The days in December have been dark, and wet. We haven’t had the inconvenience of ice and snow, and for this our commuting selves are grateful, but the absence of sunlight, of any kind of light, can get to you after a while, and leave you staring at the sky, and at the hour by hour weather forecasts, hoping for a break in the clouds.
I grabbed an hour or so the other week when the forecast looked auspicious, or passable at least, that fitted with the daylight hours, and other work and domestic plans. I had an hour, a whole hour, to head up the nearest hill, camera in hand, and breathe for a while.
As I climbed, you could see the break in the weather that I was enjoying. Although I was bathed momentarily in strong winter sunlight, across the other side of the river, huge dark clouds were looming, rolling and filling the skies.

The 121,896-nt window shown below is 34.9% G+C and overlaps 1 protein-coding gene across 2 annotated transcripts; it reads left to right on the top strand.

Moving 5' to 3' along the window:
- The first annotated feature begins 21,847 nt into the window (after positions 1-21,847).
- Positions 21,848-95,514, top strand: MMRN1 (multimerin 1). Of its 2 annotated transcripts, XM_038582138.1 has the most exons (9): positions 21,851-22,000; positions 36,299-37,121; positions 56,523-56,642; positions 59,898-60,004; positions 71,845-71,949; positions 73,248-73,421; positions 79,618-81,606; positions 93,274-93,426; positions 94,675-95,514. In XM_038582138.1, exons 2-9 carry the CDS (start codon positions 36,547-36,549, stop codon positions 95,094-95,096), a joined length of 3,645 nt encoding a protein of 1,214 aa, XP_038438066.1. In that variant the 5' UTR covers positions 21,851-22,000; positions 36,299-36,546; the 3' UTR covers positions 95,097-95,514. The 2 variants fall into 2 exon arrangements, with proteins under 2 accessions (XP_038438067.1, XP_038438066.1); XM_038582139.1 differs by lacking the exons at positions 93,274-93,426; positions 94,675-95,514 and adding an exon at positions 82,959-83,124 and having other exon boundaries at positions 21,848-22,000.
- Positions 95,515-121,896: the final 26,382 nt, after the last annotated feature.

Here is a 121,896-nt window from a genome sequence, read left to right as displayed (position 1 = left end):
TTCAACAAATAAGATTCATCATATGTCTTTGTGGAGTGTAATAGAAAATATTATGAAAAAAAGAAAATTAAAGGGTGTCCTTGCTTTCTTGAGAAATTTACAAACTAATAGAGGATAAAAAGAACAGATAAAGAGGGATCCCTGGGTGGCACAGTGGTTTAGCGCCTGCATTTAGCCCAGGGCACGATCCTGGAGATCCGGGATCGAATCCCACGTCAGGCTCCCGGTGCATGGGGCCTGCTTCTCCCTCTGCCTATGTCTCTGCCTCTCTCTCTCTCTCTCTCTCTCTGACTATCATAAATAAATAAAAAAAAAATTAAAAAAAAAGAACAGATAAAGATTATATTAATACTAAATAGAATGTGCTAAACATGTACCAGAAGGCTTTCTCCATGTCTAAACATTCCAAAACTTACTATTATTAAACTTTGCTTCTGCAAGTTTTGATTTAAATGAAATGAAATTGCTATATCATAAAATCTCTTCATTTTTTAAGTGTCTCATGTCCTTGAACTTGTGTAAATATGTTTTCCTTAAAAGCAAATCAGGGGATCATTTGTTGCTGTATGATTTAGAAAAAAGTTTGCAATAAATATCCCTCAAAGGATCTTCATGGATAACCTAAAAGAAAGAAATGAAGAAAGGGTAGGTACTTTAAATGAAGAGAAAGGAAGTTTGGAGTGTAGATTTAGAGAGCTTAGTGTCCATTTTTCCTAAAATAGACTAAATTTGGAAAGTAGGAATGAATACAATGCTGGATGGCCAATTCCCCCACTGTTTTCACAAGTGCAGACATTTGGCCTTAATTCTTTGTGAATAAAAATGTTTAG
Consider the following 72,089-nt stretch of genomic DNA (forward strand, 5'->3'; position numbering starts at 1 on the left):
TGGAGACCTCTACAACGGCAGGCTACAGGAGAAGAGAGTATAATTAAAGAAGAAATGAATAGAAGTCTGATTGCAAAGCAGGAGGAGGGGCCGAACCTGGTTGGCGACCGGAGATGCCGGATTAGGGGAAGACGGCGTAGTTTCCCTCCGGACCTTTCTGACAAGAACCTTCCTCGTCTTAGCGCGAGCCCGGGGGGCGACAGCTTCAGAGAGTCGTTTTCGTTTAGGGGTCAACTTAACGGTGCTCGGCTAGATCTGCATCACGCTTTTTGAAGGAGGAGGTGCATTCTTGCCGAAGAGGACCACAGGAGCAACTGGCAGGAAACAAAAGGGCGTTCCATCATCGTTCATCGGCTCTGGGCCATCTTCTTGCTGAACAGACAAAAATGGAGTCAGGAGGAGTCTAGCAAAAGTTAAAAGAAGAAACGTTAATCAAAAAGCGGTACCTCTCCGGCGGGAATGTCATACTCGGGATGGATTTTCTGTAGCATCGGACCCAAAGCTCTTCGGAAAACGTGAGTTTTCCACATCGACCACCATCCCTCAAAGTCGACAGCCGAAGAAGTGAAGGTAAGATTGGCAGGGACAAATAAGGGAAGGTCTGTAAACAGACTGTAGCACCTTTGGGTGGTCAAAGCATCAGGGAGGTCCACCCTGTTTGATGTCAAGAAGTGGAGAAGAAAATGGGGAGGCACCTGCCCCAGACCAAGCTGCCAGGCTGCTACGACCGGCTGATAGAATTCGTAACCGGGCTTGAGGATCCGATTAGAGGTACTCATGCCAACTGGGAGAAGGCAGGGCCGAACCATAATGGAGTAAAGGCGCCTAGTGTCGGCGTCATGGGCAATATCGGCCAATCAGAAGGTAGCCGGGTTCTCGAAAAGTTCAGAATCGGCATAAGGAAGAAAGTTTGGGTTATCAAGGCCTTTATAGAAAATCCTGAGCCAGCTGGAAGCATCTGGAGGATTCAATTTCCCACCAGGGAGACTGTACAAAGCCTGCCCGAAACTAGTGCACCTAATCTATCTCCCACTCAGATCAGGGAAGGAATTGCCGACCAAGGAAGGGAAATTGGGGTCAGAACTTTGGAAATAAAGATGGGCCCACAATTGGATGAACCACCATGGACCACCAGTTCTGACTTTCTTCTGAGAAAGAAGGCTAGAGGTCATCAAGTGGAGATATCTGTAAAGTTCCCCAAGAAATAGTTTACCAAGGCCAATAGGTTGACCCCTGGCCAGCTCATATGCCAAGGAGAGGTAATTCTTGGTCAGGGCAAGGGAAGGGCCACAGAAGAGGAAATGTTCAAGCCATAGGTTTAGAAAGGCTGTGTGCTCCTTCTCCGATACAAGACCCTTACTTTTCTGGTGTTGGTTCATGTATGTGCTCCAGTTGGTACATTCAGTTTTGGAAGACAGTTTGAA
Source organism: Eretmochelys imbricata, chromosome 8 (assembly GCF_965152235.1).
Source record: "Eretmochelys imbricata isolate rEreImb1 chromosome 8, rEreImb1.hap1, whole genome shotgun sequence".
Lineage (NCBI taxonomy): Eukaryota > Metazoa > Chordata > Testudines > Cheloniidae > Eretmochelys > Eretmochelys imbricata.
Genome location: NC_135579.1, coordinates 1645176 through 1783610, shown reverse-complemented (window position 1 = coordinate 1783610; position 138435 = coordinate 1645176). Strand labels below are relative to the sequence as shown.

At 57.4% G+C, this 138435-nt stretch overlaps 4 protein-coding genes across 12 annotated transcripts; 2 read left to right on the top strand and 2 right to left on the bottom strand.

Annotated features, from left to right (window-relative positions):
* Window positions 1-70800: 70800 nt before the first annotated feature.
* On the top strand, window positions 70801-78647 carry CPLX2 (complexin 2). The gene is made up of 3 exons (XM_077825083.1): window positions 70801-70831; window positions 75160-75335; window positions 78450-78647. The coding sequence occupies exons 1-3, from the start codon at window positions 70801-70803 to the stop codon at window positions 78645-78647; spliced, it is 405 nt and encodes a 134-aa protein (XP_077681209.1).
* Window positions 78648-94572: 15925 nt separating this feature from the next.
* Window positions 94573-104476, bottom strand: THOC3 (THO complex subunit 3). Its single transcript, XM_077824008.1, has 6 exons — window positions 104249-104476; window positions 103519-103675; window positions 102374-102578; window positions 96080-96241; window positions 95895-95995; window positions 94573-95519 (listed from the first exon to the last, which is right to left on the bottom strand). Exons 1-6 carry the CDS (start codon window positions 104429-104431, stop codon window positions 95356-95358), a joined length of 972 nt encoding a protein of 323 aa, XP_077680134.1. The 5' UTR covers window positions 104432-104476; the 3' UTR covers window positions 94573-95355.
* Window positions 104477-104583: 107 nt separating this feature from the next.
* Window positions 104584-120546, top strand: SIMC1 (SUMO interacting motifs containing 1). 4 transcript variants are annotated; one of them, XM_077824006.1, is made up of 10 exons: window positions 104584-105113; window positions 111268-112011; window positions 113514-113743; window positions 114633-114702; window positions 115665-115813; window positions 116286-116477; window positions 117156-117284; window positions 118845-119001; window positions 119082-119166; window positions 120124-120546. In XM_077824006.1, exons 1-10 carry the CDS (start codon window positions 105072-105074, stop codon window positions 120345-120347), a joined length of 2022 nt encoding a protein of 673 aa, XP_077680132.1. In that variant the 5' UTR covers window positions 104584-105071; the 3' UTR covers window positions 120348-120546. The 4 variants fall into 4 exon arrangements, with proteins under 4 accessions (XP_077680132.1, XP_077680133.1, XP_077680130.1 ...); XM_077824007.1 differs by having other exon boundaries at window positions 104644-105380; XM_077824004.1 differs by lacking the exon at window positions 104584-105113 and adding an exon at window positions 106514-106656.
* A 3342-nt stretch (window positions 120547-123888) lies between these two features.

A rainbow followed, cutting through the sky, arching across what sometimes feels like the whole of central Scotland from way up here, stretching out in front of you. I stood, transfixed by the rainbow straight ahead.
I have no picture to show you – I couldn’t catch it.
It caught me.
As I stood and watched, transfixed, a bird of prey flew across and stopped, and hovered.
For a few moments the sky was full.
For a few moments the sky and the world and the time were full.
There was nothing but this: the land stretched out ahead, the sleet showers looming, the arc of the rainbow, the hovering wings of a bird of prey.
And then the light changed, and the rainbow faded.
The bird flew on.
And in the aftermath I said a quiet thank you for the intensity of this moment, reflecting, picture-less, that this, this, is why I take photographs.